What is Marriage?

Given the historic Supreme Court case upon us, I thought it was a good time to post one of my Facebook debates on marriage.  People love to frame the debate as an "equality" issue, but "marriage equality" is nothing but a sentimental-sounding euphemism.  All adults "regardless of gender or race" already do have the right to marry, in so far as they are capable of it and are seeking a MARITAL relationship. I am not eligible to get married, because I am already married to someone else. Should I claim unjust discrimination if my "religion" held it was ok to marry multiple people? The traditional conjugal view of marriage has nothing to do with unjust discrimination. We already have marriage equality. The real question is, "WHAT IS MARRIAGE?"

Luke shared Barack Obama's photo.
October 8, 2014 · Edited ·
All should have this opportunity for growth and reflection. Marriage is a cultural norm. Marriage is bliss. I say let everyone marry. Mary can Marry Mary. Vic can marry Stan. Her and her. He and she. Church and state. American land of the free home of the brave. Our soldiers don't die for freedom for some. Long live the us of a.
  • Luke and 15 others like this.
  • Ryan What is the definition of marriage, Luke? (and no platitudes, please.)
    October 8, 2014 at 2:34pm · Like · 1
  • Luke Great question. I am not the dude to ask. My definition may be different then yours. Ryan. I say pray about it and ask what Jesus would say about love and pope Fransisco. And the franscicano prayer.
    October 8, 2014 at 3:58pm · Like
  • Ryan Yes, your definition obviously appears to be different than mine. That's why I asked you what exactly your definition is. I wasn't asking about Jesus, Pope Francis, or St. Francis, but why would we need to "ask them"? They've already given their definition (see Matt. 19 for example) clearly and emphatically (especially Pope Francis), and I agree with them. So the question remains, how do YOU define marriage?
    October 8, 2014 at 6:26pm · Edited · Like · 1
  • Alan marriage takes place in many non-christian cultures - why the assumption that it's something inherently Christian? bizarre
    October 8, 2014 at 7:49pm · Like · 1
  • Alan why would i care what Matthew 19 states unless i took the bible literally? and if i took the bible literally then i would have to accept and condone all the *#$% that's mentioned in the old testament? ever read that? genocide? slavery? stoning of women? pretty barbaric *#$% - no thanks
    October 8, 2014 at 7:50pm · Like · 1
  • Gloria I believe that marriage is the commitment two people promise to each other based in pure love. I truly believe in marriage . My problem is where is that person lol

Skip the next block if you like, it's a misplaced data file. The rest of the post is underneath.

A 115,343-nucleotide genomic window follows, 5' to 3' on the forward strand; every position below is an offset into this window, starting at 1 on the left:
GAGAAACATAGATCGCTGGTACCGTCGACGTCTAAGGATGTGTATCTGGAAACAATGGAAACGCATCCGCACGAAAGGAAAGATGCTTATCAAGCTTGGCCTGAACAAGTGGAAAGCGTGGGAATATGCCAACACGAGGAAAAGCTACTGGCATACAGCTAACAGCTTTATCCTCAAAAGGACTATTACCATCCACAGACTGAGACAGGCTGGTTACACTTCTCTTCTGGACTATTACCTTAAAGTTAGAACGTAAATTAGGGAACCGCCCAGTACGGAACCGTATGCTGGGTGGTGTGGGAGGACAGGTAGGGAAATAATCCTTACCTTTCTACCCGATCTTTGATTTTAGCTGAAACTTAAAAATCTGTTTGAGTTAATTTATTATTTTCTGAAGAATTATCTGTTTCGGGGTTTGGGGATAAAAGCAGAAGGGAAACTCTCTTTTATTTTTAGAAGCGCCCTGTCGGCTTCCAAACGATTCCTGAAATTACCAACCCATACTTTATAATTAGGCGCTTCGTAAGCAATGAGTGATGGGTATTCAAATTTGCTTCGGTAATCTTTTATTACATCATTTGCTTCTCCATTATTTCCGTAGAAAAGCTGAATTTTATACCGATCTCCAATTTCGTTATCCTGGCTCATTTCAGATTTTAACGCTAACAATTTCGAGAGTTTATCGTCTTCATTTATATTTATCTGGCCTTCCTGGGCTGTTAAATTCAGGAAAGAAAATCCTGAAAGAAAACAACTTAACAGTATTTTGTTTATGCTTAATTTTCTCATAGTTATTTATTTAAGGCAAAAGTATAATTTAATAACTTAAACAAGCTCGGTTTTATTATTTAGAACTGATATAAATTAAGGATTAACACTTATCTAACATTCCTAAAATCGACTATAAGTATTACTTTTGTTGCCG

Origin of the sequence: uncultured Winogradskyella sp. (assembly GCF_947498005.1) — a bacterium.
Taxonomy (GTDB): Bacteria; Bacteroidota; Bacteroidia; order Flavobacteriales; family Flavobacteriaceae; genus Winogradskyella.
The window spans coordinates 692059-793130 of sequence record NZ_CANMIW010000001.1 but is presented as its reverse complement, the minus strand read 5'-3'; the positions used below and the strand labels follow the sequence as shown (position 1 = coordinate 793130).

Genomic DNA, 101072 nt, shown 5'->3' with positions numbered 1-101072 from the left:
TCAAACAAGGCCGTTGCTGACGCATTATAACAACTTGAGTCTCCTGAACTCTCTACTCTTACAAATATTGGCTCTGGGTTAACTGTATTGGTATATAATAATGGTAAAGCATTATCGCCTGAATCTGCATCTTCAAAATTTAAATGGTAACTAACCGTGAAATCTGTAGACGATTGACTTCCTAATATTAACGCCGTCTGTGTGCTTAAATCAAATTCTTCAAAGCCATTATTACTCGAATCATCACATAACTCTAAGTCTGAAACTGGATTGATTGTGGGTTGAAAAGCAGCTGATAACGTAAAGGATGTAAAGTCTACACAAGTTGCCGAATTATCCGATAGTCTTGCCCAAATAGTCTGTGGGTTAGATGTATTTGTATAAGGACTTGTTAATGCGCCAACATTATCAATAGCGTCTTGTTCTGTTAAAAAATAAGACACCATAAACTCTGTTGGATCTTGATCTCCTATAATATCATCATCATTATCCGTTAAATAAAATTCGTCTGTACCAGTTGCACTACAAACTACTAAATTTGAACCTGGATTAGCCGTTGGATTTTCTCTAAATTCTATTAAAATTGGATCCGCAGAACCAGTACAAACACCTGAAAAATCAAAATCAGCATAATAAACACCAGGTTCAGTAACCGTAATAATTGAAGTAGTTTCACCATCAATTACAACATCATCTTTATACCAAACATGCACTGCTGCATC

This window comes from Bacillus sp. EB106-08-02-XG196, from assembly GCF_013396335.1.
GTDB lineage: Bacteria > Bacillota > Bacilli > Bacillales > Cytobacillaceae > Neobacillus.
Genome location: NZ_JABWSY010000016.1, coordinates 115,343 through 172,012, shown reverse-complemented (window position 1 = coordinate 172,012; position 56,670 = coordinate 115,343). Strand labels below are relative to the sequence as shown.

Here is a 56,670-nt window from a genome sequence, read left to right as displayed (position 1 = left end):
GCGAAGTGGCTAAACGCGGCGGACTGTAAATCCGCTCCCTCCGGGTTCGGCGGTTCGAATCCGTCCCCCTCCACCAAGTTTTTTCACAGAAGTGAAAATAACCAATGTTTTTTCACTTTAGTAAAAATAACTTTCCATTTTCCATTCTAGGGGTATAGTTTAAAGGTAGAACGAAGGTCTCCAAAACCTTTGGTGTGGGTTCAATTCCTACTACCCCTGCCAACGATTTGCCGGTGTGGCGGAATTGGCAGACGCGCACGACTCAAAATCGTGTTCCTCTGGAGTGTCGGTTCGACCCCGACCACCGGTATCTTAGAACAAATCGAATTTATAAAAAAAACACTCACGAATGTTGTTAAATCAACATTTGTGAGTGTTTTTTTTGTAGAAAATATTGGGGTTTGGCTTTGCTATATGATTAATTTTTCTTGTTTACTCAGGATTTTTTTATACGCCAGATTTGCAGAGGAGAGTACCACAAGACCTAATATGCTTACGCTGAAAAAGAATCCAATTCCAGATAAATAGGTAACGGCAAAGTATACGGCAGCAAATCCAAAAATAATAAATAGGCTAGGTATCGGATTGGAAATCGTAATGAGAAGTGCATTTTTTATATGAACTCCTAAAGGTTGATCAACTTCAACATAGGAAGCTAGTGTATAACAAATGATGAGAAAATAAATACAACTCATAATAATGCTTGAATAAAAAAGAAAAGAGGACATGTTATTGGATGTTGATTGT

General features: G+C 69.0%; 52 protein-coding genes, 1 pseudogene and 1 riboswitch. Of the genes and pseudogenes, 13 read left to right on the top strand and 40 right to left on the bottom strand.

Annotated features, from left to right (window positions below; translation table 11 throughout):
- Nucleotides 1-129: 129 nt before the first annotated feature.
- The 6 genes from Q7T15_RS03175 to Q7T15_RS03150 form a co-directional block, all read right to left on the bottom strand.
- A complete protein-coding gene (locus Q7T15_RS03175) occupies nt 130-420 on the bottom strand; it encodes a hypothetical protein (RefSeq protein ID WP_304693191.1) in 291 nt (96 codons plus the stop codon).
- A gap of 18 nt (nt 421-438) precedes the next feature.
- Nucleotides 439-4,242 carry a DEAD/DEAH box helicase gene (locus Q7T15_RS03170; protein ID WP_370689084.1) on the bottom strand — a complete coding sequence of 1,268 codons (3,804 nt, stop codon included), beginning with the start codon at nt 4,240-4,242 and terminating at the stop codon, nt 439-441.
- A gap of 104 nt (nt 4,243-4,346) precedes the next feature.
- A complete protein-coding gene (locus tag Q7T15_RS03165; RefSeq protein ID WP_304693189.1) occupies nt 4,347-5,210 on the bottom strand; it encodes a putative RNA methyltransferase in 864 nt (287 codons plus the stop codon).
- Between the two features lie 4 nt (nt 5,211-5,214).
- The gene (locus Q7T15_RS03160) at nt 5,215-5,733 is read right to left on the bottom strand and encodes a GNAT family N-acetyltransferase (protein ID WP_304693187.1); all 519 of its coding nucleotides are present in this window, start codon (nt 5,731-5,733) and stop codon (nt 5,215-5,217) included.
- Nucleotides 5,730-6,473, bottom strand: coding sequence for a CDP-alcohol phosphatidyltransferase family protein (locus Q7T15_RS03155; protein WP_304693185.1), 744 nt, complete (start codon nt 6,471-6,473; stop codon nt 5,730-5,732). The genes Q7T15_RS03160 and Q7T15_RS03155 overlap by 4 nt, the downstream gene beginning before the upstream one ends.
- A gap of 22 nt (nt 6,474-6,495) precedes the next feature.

October 8, 2014 at 8:02pm · Like · 1
  • Ryan Alan, I didn't bring up Jesus and had no intention of doing so, Luke did. I never said marriage is "something inherently Christian". The Catholic definition (again, brought up by Luke, not me) is indisputable. I'm just asking for Luke's definition of marriage for secular society. Luke, are you agreeing with Gloria's stated definition?
    October 8, 2014 at 8:26pm · Edited · Like · 1
  • Ryan Gloria, I admire your willingness to offer something more than nonsensical platitudes (see "loveislove" or peruse our friend Luke's wall for many more examples). Two questions about your definition: 1) Does that mean the state should recognize my relationship with my grandmother as a "marriage"? (After all, the commitment we've promised to each other is based on pure love.) 2) On what grounds do you limit your definition to 2 people?
    October 8, 2014 at 9:14pm · Like · 1
  • Alan actually, i meant to apologize for my comments - not productive I'm sorry -
    October 8, 2014 at 9:22pm · Unlike · 2
  • Alan is just wish all people could get along - naively  - and feel that marriage between two people who love each other should be ok - regardless of religion, sexual orientation, whatever
    October 8, 2014 at 9:22pm · Like · 1
  • Ryan Alan, I'm just trying to bring the conversation back to an essential question: What is marriage? I think "two people who love each other" is lacking and I suspect you do too. Otherwise, I'm eligible to "marry" my son, my sister, my pastor, my grandmother, my best friend, or my 14-year-old goddaughter? All of these relationships fit your definition.
    October 8, 2014 at 9:34pm · Edited · Like · 1
  • Alan good points - i guess id say: two consenting adults - not biologically related (as in, relatives - not as in, australopithicus)
    October 8, 2014 at 9:42pm · Like · 1
  • Ryan On what grounds do you exclude relatives? In other words, how is this discrimination justified? Also, on what ground do you limit it to 2? Why not polygamy or polyamory?  ...Read more


On the Capacity to Marry